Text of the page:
Properties:
Turquoise has been worn for thousands of years as an amulet for protection, strength and good health. It is still worn as a stone of protection and preventer of accidents, and can also be used to cleanse negative energy, including electromagnetic energy. Turquoise is calming and balancing, supports the immune system, and treats infections and illness – especially sore throat, colds, and upper respiratory infection. It can also support the thyroid. It lifts the spirits, helps release anger and fear, stabilises mood swings, and can be supportive when exhausted or overworked. Turquoise aids communication and speech, especially if worn near the throat. Traditionally, it is used to treat eye infection and improve eyesight.

Attributes:

  • Chemical Formula:Cu(Al,Fe3+)6(PO4)4(OH)8
  • Group: Phosphates
  • Crystal System: Triclinic
  • Birthstone: Primary birthstone for Capricorn
    Ruby was the Capricorn birthstone, and onyx or turquoise the birthstone for Leo, up until 1912, when the National Association of Jewellers (US) swapped them on the basis that a lighter-coloured stone would be more suitable for the winter months. This has been accepted practice ever since. Turquoise is one of the birthstones for December, and so is also associated with Sagittarius.
  • Chakra: Throat and Upper Heart
  • Element: Air (Western), Water (TCM)

Mineralogy:
Turquoise is a secondary (sedimentary) mineral that forms in arid regions, probably as a result of the oxidation and weathering decomposition of already existing minerals. The copper content is likely to originate from existing copper sulphides such as chalcopyrite, or copper carbonates such as malachite; the potassium is probably from apatite; the aluminium from feldspar. The material is then deposited in veins or cavities through water circulation. The colour varies from sky blue to green, depending on the proportion of iron to copper, and possibly aluminium. Because of this, turquoise was reclassified in 1998 as a group of similar minerals with slight variations in chemical formula. It usually occurs in massive or microcrystalline forms, with no definite external shape. Crystals are extremely rare, and when they form, are usually no more than 2 mm in length – but exquisitely beautiful (see http://www.mindat.org/min-4060.html). Turquoise varies in hardness, depending on the mine. Iranian turquoise is hard and easy to work. In the Americas it tends to be chalky, and prone to breakage, so large cabochons are often backed with resin. It is also ‘stabilised’ by impregnating it with wax or resin. This makes it easier to work, but alters the colour and consistency, so the method is usually restricted to jewellery from the lower end of the market. The delicate veining in some turquoise is caused by impurities, but that originating from some localities is actually sought after. Most of the US mines have been mined out and are no longer operating. Sleeping Beauty Mine in Arizona still is, and has some of the purest and most popular sky blue turquoise (see main photo). Unfortunately, with the rising price of copper, in 2012 the owners took the decision to cease selling the gemstone, and crush all material for smelting. Since that time, the value of Sleeping Beauty turquoise has risen considerably. Turquoise is carved and sculpted, but most often is used in jewellery making. Most pieces are cut en cabochon, or inlaid in silver with other stones.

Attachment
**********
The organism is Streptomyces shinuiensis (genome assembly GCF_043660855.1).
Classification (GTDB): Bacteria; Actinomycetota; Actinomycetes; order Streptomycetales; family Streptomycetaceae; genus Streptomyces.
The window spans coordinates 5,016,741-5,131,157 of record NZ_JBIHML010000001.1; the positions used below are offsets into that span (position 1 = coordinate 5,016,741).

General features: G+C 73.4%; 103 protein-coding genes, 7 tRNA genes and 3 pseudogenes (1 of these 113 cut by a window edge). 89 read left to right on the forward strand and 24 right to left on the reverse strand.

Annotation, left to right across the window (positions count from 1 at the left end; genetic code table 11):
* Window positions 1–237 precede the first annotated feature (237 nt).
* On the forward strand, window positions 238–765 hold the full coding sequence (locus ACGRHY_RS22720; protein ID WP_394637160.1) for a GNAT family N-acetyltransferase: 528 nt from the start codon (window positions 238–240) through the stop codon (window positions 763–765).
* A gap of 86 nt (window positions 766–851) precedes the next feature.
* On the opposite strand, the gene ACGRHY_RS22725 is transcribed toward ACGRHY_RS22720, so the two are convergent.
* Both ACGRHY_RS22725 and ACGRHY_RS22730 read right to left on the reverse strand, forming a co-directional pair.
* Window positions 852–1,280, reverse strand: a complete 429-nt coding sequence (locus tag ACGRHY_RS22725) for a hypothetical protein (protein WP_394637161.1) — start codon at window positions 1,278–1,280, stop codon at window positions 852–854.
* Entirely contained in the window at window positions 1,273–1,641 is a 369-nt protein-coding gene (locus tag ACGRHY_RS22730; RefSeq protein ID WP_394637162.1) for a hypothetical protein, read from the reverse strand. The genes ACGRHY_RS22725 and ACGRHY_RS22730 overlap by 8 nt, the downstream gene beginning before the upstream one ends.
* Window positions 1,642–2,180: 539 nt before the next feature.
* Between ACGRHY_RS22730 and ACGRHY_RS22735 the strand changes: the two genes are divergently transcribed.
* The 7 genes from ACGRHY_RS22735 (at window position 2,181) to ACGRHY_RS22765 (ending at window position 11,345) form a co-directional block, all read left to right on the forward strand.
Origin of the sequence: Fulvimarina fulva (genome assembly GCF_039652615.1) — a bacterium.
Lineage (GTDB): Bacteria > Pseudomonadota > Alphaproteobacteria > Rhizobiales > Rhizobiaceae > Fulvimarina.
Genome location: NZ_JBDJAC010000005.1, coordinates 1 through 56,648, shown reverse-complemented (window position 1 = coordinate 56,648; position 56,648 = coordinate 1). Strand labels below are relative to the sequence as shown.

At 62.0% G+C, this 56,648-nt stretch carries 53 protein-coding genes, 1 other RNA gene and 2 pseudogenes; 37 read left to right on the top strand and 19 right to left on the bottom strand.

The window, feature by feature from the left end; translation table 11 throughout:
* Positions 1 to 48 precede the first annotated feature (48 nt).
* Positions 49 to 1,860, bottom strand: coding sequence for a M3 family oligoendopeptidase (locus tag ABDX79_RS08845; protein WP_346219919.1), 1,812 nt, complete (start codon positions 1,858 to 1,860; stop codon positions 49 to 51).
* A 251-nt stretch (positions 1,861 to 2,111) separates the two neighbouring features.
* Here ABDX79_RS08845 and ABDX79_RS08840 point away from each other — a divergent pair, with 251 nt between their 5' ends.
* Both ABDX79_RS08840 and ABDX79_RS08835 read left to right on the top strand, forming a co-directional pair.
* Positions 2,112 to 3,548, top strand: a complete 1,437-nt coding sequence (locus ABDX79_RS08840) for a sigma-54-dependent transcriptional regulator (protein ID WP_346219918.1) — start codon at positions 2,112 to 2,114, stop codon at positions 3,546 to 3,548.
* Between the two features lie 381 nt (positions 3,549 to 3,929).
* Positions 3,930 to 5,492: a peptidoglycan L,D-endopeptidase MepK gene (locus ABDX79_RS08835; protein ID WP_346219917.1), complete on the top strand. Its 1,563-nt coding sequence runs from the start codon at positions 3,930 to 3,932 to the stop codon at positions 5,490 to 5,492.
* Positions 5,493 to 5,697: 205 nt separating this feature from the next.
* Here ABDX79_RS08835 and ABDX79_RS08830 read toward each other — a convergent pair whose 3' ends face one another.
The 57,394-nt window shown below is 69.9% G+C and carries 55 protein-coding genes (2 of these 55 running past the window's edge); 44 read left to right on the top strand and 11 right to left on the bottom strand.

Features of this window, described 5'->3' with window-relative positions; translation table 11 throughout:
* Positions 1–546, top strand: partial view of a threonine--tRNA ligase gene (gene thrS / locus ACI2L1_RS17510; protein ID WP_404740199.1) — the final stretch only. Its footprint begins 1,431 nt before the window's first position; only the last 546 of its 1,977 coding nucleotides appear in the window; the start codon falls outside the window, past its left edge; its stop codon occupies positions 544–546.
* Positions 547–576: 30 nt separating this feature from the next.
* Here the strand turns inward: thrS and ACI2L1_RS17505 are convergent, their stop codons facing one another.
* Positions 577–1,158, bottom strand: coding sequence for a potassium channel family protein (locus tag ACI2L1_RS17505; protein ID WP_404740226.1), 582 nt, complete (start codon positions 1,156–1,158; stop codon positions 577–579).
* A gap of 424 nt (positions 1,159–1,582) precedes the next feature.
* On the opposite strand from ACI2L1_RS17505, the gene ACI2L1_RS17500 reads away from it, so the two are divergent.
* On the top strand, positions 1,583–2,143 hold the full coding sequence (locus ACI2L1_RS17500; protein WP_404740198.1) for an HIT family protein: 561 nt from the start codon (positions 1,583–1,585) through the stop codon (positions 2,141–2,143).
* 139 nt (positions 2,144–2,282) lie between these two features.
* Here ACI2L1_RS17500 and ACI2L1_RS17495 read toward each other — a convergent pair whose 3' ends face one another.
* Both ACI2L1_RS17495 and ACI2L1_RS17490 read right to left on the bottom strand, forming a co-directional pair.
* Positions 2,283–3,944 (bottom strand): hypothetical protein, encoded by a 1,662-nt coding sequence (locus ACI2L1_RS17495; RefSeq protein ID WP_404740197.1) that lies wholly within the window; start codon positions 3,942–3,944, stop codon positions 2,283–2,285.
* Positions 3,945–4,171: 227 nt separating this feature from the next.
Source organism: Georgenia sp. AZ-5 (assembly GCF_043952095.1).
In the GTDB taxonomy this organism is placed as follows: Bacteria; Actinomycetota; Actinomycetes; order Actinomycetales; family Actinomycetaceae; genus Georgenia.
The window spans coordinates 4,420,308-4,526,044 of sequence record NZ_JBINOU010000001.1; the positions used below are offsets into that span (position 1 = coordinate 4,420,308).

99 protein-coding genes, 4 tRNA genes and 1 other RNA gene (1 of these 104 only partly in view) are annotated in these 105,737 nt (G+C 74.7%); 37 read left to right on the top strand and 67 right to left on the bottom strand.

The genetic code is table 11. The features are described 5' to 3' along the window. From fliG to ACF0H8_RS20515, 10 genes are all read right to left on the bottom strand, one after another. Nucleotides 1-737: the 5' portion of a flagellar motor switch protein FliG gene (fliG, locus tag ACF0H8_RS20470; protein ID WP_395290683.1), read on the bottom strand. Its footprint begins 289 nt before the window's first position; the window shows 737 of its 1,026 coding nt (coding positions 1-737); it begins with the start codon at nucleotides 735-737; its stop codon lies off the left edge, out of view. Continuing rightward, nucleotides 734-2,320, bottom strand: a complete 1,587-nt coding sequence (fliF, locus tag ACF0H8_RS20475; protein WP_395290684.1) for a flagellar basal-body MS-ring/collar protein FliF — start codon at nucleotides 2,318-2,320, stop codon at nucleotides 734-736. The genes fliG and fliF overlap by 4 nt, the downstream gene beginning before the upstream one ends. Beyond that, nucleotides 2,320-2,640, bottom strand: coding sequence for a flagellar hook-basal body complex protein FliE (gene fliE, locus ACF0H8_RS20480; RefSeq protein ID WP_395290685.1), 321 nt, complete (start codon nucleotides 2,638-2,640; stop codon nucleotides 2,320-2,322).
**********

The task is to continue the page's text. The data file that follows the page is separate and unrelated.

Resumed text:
Special Handling:
Most turquoise is porous, and will react with acid on the skin, detergents and oils. Remove turquoise rings when washing your hands or doing the washing up, and take general care when handling it. It is safe to use directly in water when making an essence, but it’s probably best to use an indirect method in case it affects the stone.

History and Tradition:
The modern name “turquoise” originates from the French for “Turkish”, as the stone first entered Europe through trade routes that passed through Turkey, and was probably believed to have originated there. The first recorded use of this name was by the 13th century author Arnoldus Saxo. He described a stone called turcois, which he said protects the eyes and induces hilarity. Pliny the Elder (1st century AD) writes of callais, a stone whose description sounds very much like turquoise.